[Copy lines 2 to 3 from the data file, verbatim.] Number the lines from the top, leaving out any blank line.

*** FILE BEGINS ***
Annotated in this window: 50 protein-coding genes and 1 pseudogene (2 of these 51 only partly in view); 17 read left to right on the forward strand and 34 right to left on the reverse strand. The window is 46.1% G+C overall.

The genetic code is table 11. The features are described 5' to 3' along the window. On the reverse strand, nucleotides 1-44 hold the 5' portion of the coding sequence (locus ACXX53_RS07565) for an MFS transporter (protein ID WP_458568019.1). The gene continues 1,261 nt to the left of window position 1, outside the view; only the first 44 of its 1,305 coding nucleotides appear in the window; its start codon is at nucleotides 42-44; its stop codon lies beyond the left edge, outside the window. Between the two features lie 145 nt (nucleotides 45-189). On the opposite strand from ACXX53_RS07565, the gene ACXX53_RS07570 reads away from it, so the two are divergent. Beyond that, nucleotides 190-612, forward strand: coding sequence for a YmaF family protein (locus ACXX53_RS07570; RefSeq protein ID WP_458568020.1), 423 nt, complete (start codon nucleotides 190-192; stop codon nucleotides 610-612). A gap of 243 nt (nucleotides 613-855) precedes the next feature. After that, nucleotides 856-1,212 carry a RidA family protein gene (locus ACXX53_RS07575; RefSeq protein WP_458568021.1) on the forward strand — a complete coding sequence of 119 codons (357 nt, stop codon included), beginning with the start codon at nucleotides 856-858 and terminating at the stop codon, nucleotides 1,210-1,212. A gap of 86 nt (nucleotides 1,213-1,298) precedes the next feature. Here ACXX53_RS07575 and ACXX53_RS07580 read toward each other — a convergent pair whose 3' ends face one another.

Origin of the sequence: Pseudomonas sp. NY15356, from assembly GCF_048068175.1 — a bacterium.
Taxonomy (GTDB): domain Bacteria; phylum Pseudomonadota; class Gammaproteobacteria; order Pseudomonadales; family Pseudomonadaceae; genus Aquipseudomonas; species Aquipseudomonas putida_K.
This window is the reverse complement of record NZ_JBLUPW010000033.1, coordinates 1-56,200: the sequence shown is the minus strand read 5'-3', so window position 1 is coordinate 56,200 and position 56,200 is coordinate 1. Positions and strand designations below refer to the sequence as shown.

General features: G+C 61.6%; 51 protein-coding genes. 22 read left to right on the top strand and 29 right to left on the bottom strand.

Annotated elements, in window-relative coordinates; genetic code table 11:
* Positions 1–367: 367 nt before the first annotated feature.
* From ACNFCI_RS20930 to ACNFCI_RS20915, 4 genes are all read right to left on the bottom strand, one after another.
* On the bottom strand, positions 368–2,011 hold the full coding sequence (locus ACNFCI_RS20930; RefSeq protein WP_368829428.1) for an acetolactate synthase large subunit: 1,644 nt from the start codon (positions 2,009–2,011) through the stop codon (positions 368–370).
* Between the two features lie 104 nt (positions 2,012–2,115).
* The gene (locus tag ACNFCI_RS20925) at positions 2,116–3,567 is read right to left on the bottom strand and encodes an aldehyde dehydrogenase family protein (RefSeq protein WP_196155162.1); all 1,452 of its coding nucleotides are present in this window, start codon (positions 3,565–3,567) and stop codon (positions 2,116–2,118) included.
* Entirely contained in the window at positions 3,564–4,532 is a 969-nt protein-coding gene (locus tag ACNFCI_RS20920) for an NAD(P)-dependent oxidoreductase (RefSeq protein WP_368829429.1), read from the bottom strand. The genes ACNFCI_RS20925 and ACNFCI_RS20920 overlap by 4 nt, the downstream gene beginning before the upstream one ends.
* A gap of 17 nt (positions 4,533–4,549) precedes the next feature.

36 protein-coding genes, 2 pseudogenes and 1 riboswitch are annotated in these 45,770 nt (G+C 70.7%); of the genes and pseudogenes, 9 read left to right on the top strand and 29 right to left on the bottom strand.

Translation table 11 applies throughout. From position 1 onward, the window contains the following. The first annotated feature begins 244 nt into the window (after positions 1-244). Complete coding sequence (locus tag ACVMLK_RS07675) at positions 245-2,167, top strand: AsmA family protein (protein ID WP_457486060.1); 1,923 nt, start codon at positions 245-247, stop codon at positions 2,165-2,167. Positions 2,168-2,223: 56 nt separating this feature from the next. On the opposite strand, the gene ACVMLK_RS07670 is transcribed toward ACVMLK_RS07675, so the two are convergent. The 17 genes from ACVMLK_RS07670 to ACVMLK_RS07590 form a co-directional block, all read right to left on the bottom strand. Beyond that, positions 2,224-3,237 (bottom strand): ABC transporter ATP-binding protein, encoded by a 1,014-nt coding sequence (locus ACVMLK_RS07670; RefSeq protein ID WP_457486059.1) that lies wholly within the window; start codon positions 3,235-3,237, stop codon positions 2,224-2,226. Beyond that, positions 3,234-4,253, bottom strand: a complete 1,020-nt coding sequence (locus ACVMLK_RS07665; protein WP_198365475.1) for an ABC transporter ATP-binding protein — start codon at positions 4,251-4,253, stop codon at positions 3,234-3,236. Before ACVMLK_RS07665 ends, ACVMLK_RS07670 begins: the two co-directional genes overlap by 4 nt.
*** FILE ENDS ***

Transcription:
The genetic code is table 11. The features are described 5' to 3' along the window. On the reverse strand, nucleotides 1-44 hold the 5' portion of the coding sequence (locus ACXX53_RS07565) for an MFS transporter (protein ID WP_458568019.1). The gene continues 1,261 nt to the left of window position 1, outside the view; only the first 44 of its 1,305 coding nucleotides appear in the window; its start codon is at nucleotides 42-44; its stop codon lies beyond the left edge, outside the window. Between the two features lie 145 nt (nucleotides 45-189). On the opposite strand from ACXX53_RS07565, the gene ACXX53_RS07570 reads away from it, so the two are divergent. Beyond that, nucleotides 190-612, forward strand: coding sequence for a YmaF family protein (locus ACXX53_RS07570; RefSeq protein ID WP_458568020.1), 423 nt, complete (start codon nucleotides 190-192; stop codon nucleotides 610-612). A gap of 243 nt (nucleotides 613-855) precedes the next feature. After that, nucleotides 856-1,212 carry a RidA family protein gene (locus ACXX53_RS07575; RefSeq protein WP_458568021.1) on the forward strand — a complete coding sequence of 119 codons (357 nt, stop codon included), beginning with the start codon at nucleotides 856-858 and terminating at the stop codon, nucleotides 1,210-1,212. A gap of 86 nt (nucleotides 1,213-1,298) precedes the next feature. Here ACXX53_RS07575 and ACXX53_RS07580 read toward each other — a convergent pair whose 3' ends face one another.

Origin of the sequence: Pseudomonas sp. NY15356, from assembly GCF_048068175.1 — a bacterium.